Supplyframe’s DSI Network affords us a unique perspective into the ongoing situation. By analyzing changing demand and intent signals surrounding buying activity and component search, it’s possible to identify leading indicators of those commodities facing the most pressure from the shift in demand.

We have noted a significant increase in traffic, through the fourth quarter of 2020. Suppliers like STMicroelectronics, NXP Semiconductor, TDK, Renesas, and Infineon all showed spikes in traffic and spot buy ecommerce transactions in November and December, with lead times shifting out 13 weeks or longer on average.

The products that are showing the most impact are common electronics for automotive designs. These include components like MCUs, SoCs (system on a chip), interface and I/O ICs, microprocessors, application-specific integrated circuits (ASICs), and other discrete semiconductors.

These components tie directly into critical areas of these vehicle programs, such as engine management systems ECUs (electronic control units), infotainment systems, advanced driver safety assistance systems (ADAS), and other electrified subsystems.

With news breaking from automotive OEMs that delays are to be expected, we’re already seeing things like panic buying and scrambling to gather what inventory is still available. It’s also important to note that this isn’t an issue that will resolve itself in a month. Our predictions indicate that it could take until June or July of 2021 to see recovery.

Three Key Takeaways For The Automotive Industry

Supplyframe CMO Richard Barnett sat down with Spend Matters to discuss these ongoing shortages in January of 2021. He advised supply chain managers to seek out market intelligence that would offer a broad view of the production line. Furthermore, he recommended looking at competitors to gauge potential shortages within their supply chains.

As part of the discussion, several key pieces of actionable advice also emerged for manufacturers:

1) Build Resiliency at The Point of Design 

The word resiliency has become the focus of countless discussions in the wake of 2021, but resilience is about more than simply mitigating risk after the fact. When we discuss resiliency at the point of design, we bring the discussion to the foundation of a product, considering the components across a BOM.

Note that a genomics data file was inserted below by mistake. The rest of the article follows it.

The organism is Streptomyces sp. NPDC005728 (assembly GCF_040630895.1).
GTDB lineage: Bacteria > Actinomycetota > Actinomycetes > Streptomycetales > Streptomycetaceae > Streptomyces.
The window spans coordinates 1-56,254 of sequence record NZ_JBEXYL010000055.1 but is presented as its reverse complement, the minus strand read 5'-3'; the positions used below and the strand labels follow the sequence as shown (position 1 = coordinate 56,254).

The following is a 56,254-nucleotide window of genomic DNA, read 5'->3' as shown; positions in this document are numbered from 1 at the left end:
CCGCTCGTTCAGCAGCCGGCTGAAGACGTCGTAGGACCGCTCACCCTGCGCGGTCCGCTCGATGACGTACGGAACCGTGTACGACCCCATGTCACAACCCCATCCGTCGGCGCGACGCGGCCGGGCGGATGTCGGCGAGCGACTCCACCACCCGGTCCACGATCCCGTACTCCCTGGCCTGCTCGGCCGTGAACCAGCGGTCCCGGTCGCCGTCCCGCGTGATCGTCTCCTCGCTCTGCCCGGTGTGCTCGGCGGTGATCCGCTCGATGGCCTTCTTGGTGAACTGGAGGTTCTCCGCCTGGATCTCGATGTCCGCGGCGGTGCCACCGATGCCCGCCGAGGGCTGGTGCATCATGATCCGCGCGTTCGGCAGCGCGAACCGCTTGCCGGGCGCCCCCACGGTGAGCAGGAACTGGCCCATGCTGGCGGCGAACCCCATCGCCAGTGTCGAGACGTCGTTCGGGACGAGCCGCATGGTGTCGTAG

As the design evolves, considering factors like alternate suppliers or potential component options will allow risk mitigation from the beginning of a product’s inception and simultaneously prevent costly redesigns down the road for components that may become difficult or impossible to source.

2) Focus on Flexible Supplier Agreements

Supplier agreements must reflect the volatility of the real world. Agreements should take into account potential shortages, surpluses, and other changes in inventory. As a result, the agreement with your suppliers should allow for ramping up or down with the general forecast and immediate sourcing environment.

3) Broaden Your Intelligence and Insight

Perhaps the most pressing opportunity for manufacturers is the application of broad data, intelligence, and insight into the supply chain. Our own research shows that 70% of enterprises use their own data, but there’s a wealth of information beyond that which could help navigate shortages or mitigate other types of risk, while also capturing opportunities.

“The intersection of commodity market intelligence, supplier/supply/supply chain risk management and sourcing is a procurement maturity waypoint that very few companies have been able to navigate close to, let alone hit.”

                – Jason Busch, Founder of Azul Partners and Spend Matters 

Supplyframe’s design-to-source intelligence (DSI) solutions offer an avenue for automotive manufacturers to connect their organizations to widespread intelligence. Intelligence for risk mitigation, for resiliency at the point of design, and much more. While shortages are a reality, being unprepared for them is not. Learn more about the power of our DSI network today.

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Bradley Ramsey